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U. creates new position to market research amid lawsuit over tax exemption

The announcement that the University’s Office of Technology Licensingestablishedthe position of executive in residence to help commercialize its research comes in the midst of alawsuitagainst the University regarding its tax-exempt status.

Local plaintiffs, who filed the suit in 2011, cite the University’s commercialized research revenue as a reason to increase its tax duties, leading some community members to interpret the creation of the new position as a recognition of the University’s corporate priorities.


Although the University does not pay taxes on most of its property, it spends about$10 million a yearon taxes for nonexempt properties and voluntarily pays taxes on some graduate student housing, making it the largest tax contributor in town.

“They’re being sued in a nationally renowned lawsuit over abusing tax-exempt privileges,” the plaintiffs’ representative and Princeton-based lawyer Bruce Afran said of the University. “In the midst of that lawsuit, they move full speed ahead to hire someone whose job it is to increase commercial license.”

There is no connection between the creation of this position and the lawsuit, University spokesperson Martin Mbugua said in an email.

The position was established to allow more flexibility in the department and generally to provide more manpower, Office of Technology Licensing Director John Ritter said. Although the position was first created at the University this year, it already exists at other institutions such as Columbia University, Ritter noted.

He declined to comment on the possible effects of the position on the lawsuit.

“The more the University institutionalizes its commercial research fund, the less it is an academic organization,” Afran said, adding that it will be up to Judge Vito Bianco of the Tax Court of New Jersey to decide whether the addition of this new role is significant to the lawsuit.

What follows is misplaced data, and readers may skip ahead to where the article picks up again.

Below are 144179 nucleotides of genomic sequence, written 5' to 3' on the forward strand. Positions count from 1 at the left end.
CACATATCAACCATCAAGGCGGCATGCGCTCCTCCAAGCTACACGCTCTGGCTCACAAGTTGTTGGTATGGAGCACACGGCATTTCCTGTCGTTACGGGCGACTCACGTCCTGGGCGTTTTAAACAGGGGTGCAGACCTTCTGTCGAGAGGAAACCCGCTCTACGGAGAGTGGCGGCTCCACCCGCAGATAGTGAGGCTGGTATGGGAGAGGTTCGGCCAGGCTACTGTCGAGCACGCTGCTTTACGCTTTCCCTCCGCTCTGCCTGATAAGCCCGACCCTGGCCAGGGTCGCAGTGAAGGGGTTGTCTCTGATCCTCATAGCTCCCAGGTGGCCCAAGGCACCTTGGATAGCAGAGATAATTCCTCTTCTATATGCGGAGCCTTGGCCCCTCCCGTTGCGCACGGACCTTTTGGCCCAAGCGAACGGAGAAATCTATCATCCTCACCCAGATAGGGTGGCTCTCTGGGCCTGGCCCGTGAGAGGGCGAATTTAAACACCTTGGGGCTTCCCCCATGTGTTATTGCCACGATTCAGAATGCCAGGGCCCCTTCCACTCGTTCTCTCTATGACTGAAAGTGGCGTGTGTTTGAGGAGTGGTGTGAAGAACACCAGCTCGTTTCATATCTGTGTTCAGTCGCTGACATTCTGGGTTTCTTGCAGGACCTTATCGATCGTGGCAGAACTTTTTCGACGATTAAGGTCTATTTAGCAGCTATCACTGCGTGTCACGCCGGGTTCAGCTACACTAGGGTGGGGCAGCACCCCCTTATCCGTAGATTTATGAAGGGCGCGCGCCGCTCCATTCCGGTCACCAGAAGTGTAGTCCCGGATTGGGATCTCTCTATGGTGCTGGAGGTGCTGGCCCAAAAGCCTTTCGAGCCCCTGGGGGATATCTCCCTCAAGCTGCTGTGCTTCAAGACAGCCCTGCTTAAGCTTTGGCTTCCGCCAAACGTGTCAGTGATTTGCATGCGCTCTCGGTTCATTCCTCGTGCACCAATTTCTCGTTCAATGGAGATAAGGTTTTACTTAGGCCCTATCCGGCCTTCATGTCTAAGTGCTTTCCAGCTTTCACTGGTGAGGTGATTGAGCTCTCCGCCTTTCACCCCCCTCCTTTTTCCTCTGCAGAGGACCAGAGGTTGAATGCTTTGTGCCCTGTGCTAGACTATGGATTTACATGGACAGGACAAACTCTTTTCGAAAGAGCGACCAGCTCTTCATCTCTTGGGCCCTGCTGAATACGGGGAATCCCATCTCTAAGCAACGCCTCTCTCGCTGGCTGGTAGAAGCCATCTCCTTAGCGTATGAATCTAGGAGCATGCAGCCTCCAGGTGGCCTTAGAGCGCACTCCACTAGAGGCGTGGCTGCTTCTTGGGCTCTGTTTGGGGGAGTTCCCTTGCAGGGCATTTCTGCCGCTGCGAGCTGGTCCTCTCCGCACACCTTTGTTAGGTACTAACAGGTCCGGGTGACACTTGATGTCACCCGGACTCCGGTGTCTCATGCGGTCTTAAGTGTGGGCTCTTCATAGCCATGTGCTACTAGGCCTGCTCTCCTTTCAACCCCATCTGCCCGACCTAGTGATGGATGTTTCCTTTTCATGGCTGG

The University’s income from technology licensing has been steadily rising since 2004, when income stood at $3 million. It rose to $63 million by 2009 and has since jumped to $136 million in 2013, according to the Office for the Dean of Research’s annual report.

The Office of Technology Licensing issued 33 patents and licensed 29 technologies in the 2013 fiscal year, the report states.

One of the University’s most successful patents has been the cancer-fighting drug Alimta, which brought the school $524 million in licensing income from 2005-12, according toBloomberg. The University and the pharmaceutical company Eli Lilly sued a company for patent infringement in 2009, an action criticized by complainants as inappropriate for a nonprofit institution.

Of last year’s $136 million, $39,990,000, or close to 30 percent of net income, went to inventors, according to the University’s IRS990 forms. The University’s policy dictates that inventors are paid 50 percent of the first $100,000 of net income from royalties, 40 percent of the next $400,000 and 30 percent of amounts exceeding $500,000, according to the Princeton Alumni Weekly.

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In the last five fiscal years, patent income distributed to investors has ranged between $18 million and close to $40 million.

Caplin & Drysdale tax lawyer Marcus Owens said he doesn’t think the creation of the new position will have a particular impact on the lawsuit, since the University already has a large body of employees with similar functions.

“From a federal tax standpoint, the issue is whether the income stream qualifies for exclusion,” Owens said, noting that the University's entire engagement in research commercialization will be taken into account rather than focusing on one new position. It may stand as a data point, Owens said, but he thinks the case will be decided on more general grounds.

“I think it shows that [the University] is aware that it has an asset,” Owens said, adding that if the court rules that the University’s operations are not fully appropriate for tax exemption, the University would probably relocate its commercialization offices off campus as an independent subsidiary.

“That is classically what tax-exempt organizations do when they’re faced at the federal level with this unrelated business tax,” Owens said, allowing them to continue their activities without using tax-exempt property.

“I think it’s great,” former council member and local lawyer Roger Martindell said of the new position. “With the increased focus on its intellectual property hedge fund, [the University] will be in a better position to shoulder its fair share of the costs to the municipality that the University community imposes.”

He added that creating this new position may focus the public’s attention on how much the University earns from the efforts of those who live and work in its buildings and who operate on its property, of which much is probably “inappropriately” tax exempt, he said.